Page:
# Splitting and Summing Sparse Arrays

In my application I need to split a sparse array into columns then pass each column to a separate function and sum them independently.

``````x = sprand(1000, 1000, 0.01)
cols = eachcol(x)

function foo(x)
s = sum(x)
# do more with s and x...
end

@assert foo.(cols) ≈ sum(x, dims=1)'

@btime foo.(\$cols)
``````

3.592 ms (3 allocations: 78.30 KiB)

However, I know that:

``````@btime sum(\$x, dims=1)
``````

3.427 μs (4 allocations: 8.08 KiB)

Basically I take a 1000x performance hit for splitting up my array this way. Is there a more efficient way to sum each column after splitting the sparse array?

Hey there!
It looks like `eachcol` is not specialized for sparse matrices, even though it could bring some performance benefits.
I see one quick fix, which would be to split the columns manually by exploiting the CSC storage (see the documentation). There must be a more elegant workaround though

This is a little better

``````using SparseArrays, BenchmarkTools
L = 1000
x = sprand(L, L, 0.01)

function foo(x::SparseVector)
s = sum(x)
# do more with s and x...
end

function run(x)
N = size(x,2)
A = Array{Float64, 1}(undef, N)
for i in 1:N
A[i] = foo(x[:,i])
end
return A
end

@btime run(x);
# 94.725 μs (2001 allocations: 279.31 KiB)``````

With the `nzrange` function you can write your own optimized version Sparse Arrays · The Julia Language
(I’m not sure through if that is applicable in the more complex setting you talked about…)

``````function foo_loops(x)
N = size(x, 2)
# rows = rowvals(x)   # stores the row indices, but we don't need them here
vals = nonzeros(x)

r = zeros(N)
@inbounds for j in 1:N
for i in nzrange(x, j)
r[j] += vals[i]
end
end
return r
end
foo_loops(x) ≈ sum(x,dims=1)'  # == true
@btime foo_loops(x)            # 9.800 μs (1 allocation: 7.94 KiB)
``````

EDIT: the first version I posted was wrong, since it was summing over the wrong dimension.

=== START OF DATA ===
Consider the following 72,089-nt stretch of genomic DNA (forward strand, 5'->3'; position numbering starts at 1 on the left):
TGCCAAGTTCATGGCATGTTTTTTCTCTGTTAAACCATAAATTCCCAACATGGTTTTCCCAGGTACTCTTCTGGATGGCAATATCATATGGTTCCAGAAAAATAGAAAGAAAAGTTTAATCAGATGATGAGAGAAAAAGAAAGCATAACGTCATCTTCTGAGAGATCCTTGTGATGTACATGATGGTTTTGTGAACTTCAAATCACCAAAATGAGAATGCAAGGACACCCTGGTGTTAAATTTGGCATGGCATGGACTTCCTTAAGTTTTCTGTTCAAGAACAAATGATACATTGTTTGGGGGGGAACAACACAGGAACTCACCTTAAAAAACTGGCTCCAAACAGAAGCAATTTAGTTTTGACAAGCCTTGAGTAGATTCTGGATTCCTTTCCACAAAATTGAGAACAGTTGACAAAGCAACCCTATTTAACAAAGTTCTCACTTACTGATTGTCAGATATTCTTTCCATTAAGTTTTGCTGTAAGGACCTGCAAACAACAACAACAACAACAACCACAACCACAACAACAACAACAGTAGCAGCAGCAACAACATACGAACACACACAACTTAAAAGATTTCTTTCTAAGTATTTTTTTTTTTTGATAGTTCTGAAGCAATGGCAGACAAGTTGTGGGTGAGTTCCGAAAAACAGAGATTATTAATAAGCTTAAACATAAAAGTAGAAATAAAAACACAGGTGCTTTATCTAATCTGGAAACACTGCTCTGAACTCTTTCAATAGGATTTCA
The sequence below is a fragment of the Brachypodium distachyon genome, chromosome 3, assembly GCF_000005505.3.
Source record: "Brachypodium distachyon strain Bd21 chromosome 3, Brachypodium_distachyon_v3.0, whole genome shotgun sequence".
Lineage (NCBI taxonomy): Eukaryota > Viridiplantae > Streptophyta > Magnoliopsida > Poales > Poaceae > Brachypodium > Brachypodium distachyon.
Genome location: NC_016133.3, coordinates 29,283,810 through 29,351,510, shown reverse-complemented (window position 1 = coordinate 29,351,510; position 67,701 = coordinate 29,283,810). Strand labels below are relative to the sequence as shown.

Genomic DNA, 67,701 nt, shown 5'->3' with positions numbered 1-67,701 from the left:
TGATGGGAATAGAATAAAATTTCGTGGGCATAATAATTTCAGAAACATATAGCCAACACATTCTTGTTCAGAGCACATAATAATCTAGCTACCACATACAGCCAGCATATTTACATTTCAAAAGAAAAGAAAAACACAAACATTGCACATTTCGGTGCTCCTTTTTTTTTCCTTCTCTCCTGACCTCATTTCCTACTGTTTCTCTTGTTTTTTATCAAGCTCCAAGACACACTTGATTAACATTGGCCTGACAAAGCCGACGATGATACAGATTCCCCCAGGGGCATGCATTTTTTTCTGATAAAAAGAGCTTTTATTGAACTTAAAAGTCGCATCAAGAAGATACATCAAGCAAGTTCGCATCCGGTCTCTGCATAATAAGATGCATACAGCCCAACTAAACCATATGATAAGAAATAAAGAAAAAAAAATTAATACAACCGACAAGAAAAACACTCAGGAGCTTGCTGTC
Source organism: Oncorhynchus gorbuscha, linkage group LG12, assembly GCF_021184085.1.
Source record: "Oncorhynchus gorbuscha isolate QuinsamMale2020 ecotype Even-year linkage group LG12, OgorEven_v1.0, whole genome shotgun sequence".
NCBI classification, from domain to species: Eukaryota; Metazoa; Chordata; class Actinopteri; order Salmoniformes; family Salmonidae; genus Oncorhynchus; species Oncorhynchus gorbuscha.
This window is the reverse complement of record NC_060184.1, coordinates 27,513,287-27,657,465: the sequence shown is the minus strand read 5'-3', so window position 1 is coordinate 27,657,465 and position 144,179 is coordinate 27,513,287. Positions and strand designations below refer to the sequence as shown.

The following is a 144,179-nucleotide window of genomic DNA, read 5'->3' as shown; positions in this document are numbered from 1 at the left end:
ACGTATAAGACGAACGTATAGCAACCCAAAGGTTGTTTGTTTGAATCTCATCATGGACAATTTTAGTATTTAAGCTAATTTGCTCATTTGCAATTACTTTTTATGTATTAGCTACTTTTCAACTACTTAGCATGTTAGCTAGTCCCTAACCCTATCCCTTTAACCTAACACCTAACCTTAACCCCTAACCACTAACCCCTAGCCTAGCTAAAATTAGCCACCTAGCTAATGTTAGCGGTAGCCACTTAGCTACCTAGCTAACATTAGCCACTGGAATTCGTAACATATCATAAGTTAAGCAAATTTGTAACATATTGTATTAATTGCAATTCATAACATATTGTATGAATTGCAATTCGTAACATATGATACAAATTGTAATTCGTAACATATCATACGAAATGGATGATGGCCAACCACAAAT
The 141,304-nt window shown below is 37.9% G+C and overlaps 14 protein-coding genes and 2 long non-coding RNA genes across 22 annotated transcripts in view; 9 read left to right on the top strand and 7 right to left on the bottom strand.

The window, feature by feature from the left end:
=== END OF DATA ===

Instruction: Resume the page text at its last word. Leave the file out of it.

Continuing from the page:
1 Like

Hi All!

Thanks for the awesome replies. Here’s what I’ve come up with that seems good enough - though not quite as fast as @SteffenPL’s `foo_loops`. It would be a little harder to implement with my structure.

``````function foo2(x)
s = sum(nonzeros(x))
# do more with s and x...
end

@assert foo2.(cols) ≈ sum(x, dims=1)'  # == true

@btime foo2.(\$cols);    # 8.750 μs (3 allocations: 78.30 KiB)
@btime foo.(\$cols);     # 3.592 ms (3 allocations: 78.30 KiB)
@btime foo_loops(\$x);   # 4.298 μs (1 allocation: 7.94 KiB)
@btime sum(\$x, dims=1); # 3.432 μs (4 allocations: 8.08 KiB)
``````

So it seems like it might not be `eachcol` that’s not optimized, but a missing sparse method for `sum`. I’ll probably just add something like this to my local `Bandaids.jl` package.

`Base.sum(x::SubArray{T, 1, <:AbstractSparseArray}) where T = sum(nonzeros(x))`

2 Likes

FWIW, this seems to be slightly faster:

``````julia> @btime foo_loops(\$x);
6.331 μs (1 allocation: 7.94 KiB)

julia> function foo(x)
s = Vector{eltype(x)}(undef, size(x,2))
for (icol, col) in pairs(eachcol(x))
s[icol] = sum(nonzeros(col))
end
return s
end
foo (generic function with 1 method)

julia> @btime foo(\$x);
5.203 μs (1 allocation: 7.94 KiB)

``````
1 Like